It's always good to revisit topics that you already touched before, the chance is that you will find out new things or remember forgotten ones.

So while I go over The Well-Grounded Java Developer, I intend posting here my own examples on different topics and techniques covered there.

Dependency Injection

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Today, the theme is going to be Dependency Injection. You probably know that there's a specification for this, namely JSR-330 and you surely know what Dependency Injection is (let's call it DI from now on).

If not, to put it short, DI allows you make your classes and their dependencies loosely coupled. Let's say you have the class Company which has one Employee:

In this case, the Company is forced to use all the time the same type of Employee. You cannot easily 'hire' in place an ExperiencedDeveloper, subclass of Employee, without changing the whole Company. So what if we could inject any kind of Employee into the Company, without affecting the logic of the Company?

The simplest DI example is the constructor which gets an instance of the dependency class:

But wouldn't be nice to have something to take care for you of instantiating your dependencies? That's where Inversion of Control containers come in, the favorite of the day: Google Guice

Farming with Guice

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By the way, Google Guice is the Reference Implementation for the JSR-330 Dependency Injection in Java specification so if you want something more advanced you might want to take a look at Spring and PicoContainer.

These being said, let's go to our example. Let's say we have a Farmer, who has a Farm and a Land. Every year he works the land and he gets _Crop_s. But the _Crop_s he gets depend on the type of Weather he has and the Weather is controlled by God. So we can safely say (figuratively speaking), that God injects the Weather in his Farm. And the Farmer would have to manage with whatever he gets, right?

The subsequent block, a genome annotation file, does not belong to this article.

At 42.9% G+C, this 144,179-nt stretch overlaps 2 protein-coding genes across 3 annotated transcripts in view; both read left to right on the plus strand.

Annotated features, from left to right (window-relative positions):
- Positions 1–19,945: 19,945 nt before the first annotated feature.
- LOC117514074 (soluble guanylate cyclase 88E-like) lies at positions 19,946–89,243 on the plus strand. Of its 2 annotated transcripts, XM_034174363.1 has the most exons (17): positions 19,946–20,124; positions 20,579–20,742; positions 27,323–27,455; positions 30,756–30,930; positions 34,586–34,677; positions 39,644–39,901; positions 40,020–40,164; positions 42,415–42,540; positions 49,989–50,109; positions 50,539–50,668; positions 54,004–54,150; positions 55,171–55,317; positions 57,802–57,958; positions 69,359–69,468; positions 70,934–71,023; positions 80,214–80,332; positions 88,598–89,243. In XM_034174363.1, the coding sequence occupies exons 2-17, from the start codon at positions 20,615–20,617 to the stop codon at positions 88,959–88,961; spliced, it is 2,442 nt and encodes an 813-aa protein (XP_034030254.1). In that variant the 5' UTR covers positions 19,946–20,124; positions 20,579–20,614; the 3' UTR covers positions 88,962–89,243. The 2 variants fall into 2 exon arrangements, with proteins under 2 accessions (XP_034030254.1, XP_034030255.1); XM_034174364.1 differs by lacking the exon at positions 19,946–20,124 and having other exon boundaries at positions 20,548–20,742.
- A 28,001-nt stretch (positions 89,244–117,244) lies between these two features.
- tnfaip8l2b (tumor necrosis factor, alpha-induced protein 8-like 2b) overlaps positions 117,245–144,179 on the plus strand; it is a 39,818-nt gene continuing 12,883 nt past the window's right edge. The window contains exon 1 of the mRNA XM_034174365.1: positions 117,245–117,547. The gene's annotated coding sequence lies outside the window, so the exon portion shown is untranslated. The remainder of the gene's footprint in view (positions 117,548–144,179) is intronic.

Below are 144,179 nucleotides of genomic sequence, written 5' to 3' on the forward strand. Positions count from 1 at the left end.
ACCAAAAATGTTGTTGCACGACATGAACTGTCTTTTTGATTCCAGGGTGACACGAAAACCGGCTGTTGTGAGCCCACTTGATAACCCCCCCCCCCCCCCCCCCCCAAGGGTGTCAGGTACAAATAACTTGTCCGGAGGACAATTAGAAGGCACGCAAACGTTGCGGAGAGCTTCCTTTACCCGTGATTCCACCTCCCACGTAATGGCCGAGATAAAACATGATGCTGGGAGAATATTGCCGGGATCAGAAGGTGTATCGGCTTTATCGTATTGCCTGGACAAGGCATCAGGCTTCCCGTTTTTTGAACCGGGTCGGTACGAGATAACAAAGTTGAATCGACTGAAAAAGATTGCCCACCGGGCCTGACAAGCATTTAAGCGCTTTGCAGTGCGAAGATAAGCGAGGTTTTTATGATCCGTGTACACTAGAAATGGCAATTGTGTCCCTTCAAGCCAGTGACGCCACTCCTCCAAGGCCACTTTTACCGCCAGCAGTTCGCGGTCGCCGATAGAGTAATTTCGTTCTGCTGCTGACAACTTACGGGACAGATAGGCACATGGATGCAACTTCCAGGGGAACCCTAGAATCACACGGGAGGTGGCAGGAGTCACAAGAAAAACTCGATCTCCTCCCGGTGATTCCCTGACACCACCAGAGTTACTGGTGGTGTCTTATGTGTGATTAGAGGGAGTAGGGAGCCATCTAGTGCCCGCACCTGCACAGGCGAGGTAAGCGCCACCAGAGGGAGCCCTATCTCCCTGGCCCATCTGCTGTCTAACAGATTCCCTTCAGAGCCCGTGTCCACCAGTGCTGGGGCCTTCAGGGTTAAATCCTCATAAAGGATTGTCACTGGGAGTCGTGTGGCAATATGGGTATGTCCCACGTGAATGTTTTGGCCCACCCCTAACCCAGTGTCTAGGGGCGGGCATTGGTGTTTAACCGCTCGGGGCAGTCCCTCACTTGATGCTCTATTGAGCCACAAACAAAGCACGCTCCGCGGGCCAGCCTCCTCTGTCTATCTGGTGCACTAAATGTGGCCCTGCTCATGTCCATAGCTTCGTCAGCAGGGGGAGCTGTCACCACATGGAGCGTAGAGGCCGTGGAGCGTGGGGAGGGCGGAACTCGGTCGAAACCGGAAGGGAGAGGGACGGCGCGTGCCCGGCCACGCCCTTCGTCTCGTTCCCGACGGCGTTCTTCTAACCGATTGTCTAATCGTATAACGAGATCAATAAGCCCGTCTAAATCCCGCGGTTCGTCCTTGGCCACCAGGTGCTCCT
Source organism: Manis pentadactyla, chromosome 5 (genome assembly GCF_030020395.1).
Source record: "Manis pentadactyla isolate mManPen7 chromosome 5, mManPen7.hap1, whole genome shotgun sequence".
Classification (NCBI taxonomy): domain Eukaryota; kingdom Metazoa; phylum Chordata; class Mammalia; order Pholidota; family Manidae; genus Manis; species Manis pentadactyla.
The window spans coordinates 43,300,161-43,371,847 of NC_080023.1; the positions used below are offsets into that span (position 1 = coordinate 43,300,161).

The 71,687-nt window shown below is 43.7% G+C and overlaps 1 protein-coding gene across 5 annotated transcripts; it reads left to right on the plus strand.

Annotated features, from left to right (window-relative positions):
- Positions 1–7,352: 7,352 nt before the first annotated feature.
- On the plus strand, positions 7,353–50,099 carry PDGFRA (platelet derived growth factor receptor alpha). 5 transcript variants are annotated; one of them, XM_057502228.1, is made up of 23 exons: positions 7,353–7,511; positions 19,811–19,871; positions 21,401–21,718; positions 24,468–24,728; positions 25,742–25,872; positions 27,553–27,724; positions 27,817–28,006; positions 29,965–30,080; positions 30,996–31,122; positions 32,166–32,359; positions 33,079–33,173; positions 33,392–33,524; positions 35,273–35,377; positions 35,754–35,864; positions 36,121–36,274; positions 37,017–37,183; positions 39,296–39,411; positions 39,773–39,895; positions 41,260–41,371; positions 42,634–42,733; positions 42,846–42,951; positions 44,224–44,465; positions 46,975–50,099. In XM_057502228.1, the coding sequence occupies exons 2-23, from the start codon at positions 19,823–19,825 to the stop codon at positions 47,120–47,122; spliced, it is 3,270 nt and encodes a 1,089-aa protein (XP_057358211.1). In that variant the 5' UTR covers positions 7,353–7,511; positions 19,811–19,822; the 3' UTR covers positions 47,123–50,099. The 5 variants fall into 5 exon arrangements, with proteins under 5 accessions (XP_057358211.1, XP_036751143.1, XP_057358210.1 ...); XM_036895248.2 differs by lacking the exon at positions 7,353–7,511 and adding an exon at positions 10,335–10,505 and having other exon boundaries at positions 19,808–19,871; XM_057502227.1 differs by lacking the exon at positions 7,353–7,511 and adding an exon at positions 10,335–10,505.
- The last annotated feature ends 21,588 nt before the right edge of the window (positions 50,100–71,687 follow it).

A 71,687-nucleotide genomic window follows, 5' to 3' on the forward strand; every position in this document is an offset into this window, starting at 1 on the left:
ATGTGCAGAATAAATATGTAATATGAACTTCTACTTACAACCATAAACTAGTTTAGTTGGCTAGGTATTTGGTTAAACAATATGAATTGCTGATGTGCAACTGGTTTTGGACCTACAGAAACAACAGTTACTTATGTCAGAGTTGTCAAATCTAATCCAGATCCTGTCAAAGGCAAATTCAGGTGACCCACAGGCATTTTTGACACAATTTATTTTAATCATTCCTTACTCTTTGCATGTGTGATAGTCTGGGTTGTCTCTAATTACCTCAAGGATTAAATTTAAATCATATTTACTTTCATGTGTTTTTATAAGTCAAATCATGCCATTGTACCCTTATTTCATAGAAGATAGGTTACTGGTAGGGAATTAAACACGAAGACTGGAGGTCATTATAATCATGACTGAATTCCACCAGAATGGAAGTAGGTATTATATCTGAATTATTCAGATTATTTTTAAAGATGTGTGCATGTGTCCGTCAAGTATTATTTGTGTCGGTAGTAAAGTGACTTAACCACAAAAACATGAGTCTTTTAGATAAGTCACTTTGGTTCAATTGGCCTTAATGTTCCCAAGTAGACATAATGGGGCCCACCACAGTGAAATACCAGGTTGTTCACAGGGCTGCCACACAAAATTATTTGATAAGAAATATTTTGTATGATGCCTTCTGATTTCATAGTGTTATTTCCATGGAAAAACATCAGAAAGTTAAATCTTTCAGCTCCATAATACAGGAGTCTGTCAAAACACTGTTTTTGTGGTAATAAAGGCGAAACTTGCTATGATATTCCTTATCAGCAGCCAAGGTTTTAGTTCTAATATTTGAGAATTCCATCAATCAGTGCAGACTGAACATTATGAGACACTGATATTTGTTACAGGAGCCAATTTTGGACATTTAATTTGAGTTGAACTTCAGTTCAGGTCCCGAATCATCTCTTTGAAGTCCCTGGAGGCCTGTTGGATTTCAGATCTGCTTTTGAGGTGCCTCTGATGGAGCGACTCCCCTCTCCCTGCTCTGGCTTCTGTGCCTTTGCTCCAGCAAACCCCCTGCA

Let's put this into code! The complete project can be found here on my GitHub account.

So we have a Farm:

Notice the @Inject annotation before the constructor, that will inject our Weather into our Farm. Here's the Weather interface which has 3 implementations(DryWeather, MildWeather and WetWeather):

You probably guessed, different weather implementation, different types of _Crop_s in different quantities. But who says what Weather should be injected and from were? We would need a implementation for that. In our case, the Land:

The Land says that a, in our case GodFactor, is responsible for providing our needed Weather instances:

I'm not sure God makes his decisions this way, but for this case let's say that the type of Weather is decided considering a random number and it's rest after the division by 3.

The last important piece in our little experiment is the Farmer. How does he manage his Farm?

The first thing he must do is get the Injector from Guice and use it to get an instance to its Farm and then collect the _Crop_s. So if we run this nice Farm for 5 years (the rest of the classes I didn't present, Weather subclasses and Crop, you can see on the GitHub repo) we would get something like this:

But wait, our poor Farmer gets a different Farm each year and also the Weather is totally different! That's not normal! Fortunately, we can do something about that. We can set the Scope of the DI to be Singleton, the only implementation of the Scope class. (Web apps get SESSION and REQUEST scopes as well, but those are in a special jar from Guice with web components.)
In order to do this, we modify the Land class:

Run it now and you get an output similar to this:

And that would be the end of my little farming with Guice experiment. I hope it helps to easily understand which are the components needed to use DI and which is their role. This example could have been done in a number of other ways, but I let you to discover which are those. :)

You can read much more about DI online, there are plenty of resources, a Google search away, or to get started you can check out the The Well-Grounded Java Developer book.